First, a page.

Idil Biret
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The documentary film on Idil Biret “The Portrait of a Child Prodigy” shown at film festivals

Idil Biret at 75 – Interview

Yasar Kemal’in Idil Biret ile buluşması – Nisan 2014

Hindemith Concertos with Yale Symphony on CD

Gottfried Wagner and Idil Biret April 2013

a) Gottfried Wagner and Idil Biret

b) Gottfried Wagner speaks on Idil Biret

Idil Biret in 2013 and moving to 2014

Idil Biret in 2013 and moving to 2014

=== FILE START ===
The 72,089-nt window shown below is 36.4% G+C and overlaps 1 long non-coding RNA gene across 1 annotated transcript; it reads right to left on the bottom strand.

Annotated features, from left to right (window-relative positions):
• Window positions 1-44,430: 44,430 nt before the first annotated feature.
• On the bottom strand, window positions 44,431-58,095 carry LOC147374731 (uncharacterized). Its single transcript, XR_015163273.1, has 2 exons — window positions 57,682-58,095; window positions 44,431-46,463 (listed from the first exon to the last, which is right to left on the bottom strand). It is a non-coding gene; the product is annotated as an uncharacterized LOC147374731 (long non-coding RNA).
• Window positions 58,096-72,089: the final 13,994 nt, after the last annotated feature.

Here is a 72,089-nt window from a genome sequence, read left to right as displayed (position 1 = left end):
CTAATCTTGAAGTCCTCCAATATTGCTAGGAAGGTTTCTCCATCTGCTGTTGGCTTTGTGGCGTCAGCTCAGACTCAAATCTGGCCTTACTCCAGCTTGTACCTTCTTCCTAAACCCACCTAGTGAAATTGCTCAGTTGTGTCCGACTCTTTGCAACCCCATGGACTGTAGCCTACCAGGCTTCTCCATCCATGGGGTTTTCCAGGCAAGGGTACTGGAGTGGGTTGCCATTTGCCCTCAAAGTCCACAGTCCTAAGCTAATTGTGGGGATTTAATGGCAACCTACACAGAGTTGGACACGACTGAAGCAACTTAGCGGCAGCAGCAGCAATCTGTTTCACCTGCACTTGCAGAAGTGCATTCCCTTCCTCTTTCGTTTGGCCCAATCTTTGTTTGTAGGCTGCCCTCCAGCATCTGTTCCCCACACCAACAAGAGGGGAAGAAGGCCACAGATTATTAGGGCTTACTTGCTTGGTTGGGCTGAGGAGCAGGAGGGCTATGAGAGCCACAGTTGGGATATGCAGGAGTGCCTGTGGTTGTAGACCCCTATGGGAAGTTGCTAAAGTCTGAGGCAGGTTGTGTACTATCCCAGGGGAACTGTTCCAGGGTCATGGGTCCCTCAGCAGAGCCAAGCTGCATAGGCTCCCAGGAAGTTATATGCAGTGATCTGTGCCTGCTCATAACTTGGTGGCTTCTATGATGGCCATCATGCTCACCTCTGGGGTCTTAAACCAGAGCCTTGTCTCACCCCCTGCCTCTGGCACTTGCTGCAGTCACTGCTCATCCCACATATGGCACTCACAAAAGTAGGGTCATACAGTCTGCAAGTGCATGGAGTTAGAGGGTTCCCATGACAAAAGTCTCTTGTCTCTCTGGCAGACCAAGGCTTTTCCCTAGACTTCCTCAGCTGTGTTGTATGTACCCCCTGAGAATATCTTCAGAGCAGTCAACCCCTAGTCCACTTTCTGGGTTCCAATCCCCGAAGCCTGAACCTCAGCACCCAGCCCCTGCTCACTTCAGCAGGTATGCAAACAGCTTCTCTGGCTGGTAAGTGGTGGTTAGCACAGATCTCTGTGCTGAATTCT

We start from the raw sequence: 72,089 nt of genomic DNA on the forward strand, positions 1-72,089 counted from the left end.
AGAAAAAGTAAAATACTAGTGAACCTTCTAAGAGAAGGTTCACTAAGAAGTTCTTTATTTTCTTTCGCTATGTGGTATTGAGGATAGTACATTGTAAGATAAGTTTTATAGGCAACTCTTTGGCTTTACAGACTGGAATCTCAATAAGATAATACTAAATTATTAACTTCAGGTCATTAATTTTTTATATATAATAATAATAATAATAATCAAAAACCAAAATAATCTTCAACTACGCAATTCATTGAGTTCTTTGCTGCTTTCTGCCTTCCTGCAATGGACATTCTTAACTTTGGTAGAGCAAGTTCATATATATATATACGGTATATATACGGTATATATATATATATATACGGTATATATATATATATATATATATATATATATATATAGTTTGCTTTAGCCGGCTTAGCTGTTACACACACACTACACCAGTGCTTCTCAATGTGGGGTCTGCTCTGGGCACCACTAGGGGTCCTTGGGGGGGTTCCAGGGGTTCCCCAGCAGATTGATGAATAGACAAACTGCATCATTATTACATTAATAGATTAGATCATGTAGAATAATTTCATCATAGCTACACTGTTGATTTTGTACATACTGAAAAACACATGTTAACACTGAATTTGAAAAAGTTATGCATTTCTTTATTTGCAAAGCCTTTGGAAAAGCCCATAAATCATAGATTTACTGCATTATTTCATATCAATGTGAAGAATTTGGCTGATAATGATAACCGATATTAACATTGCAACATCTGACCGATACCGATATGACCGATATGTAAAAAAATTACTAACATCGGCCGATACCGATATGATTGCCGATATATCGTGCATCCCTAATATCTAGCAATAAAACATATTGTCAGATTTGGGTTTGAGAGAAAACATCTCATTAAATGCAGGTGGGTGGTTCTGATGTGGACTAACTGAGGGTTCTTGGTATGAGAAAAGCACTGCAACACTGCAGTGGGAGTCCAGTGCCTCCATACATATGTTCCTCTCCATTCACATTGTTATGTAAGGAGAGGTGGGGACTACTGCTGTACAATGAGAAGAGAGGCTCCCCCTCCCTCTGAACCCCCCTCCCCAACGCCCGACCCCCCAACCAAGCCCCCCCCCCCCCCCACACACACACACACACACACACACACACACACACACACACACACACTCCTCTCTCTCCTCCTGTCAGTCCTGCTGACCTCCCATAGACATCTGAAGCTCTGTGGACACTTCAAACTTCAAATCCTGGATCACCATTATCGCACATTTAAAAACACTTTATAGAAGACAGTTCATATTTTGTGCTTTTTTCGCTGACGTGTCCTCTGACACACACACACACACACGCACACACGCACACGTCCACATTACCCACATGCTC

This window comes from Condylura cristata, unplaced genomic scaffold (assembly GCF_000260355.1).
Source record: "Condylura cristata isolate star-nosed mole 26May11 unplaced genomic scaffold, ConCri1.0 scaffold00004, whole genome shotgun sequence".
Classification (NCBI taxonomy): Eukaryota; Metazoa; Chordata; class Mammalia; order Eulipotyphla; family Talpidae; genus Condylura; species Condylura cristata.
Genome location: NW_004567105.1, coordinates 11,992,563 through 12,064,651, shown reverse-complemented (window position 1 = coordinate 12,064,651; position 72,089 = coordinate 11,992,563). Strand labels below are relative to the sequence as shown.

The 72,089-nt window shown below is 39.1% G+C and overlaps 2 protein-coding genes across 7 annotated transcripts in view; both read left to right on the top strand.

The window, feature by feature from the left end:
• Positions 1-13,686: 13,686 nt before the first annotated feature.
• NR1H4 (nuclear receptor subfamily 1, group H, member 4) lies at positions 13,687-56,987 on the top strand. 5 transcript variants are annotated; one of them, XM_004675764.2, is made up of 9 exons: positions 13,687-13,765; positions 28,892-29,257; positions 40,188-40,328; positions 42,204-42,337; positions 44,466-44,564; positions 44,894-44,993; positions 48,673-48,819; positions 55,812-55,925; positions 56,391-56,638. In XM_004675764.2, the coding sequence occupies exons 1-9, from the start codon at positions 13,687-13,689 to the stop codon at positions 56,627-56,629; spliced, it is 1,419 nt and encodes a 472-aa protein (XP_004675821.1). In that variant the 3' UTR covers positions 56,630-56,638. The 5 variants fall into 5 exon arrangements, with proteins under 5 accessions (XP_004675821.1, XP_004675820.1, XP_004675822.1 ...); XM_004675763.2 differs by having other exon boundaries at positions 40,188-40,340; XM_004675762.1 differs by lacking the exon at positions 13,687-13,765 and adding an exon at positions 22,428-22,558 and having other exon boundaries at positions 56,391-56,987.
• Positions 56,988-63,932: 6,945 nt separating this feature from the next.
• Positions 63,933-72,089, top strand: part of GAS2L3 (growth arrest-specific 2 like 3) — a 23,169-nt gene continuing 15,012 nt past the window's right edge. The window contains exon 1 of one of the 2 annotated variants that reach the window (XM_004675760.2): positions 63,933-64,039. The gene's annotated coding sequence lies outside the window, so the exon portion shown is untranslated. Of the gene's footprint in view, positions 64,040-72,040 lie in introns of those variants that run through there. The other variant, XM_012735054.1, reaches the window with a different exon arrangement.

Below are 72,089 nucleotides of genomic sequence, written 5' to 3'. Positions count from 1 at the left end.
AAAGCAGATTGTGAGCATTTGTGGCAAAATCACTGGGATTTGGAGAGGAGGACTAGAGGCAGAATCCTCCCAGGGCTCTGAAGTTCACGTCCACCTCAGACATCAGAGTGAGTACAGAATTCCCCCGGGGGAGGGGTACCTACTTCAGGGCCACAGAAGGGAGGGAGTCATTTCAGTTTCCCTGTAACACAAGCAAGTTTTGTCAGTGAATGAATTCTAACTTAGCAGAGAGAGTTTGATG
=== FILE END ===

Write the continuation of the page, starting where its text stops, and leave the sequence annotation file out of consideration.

2013 was another year of travels, concerts, jury work, music editing, master classes and the release of one of the largest number of new and old CDs ever in a year (20 in all) on Idil Biret’s own record label IBA and Naxos. It was also the year, when the major collaborative work with Yale University reached its conclusion with the release of the 2CD set of all Hindemith’s piano concertos on the Naxos label. With this release Idil Biret’s recordings reached the landmark of one hundred (in LPs and CDs). The other CDs released this year on IBA were a CD of Mozart sonatas (including the Turkish March), two Schumann sonatas (with Bunteblätter, Fantasiestücke, Carnaval and Waldszenen), a CD with the works of the Turkish composer Ertugrul O. Firat and the box set of 14 CDs “LP Originals” which contain the LPs in their original jackets which Biret made between 1956-1986 for Pretoria, Vega, Atlantic/Finnadar, Decca and HMV/EMI. This last box is also the fourth in the series of nine box sets which will be included in the IDIL BIRET 100 EDITION. The forthcoming releases in 2014 will be the complete Chopin and Rachmaninov box sets that were released internationally by Naxos in 1992 and 2000 as well the Schumann, Concerto and 20th Century Editions.*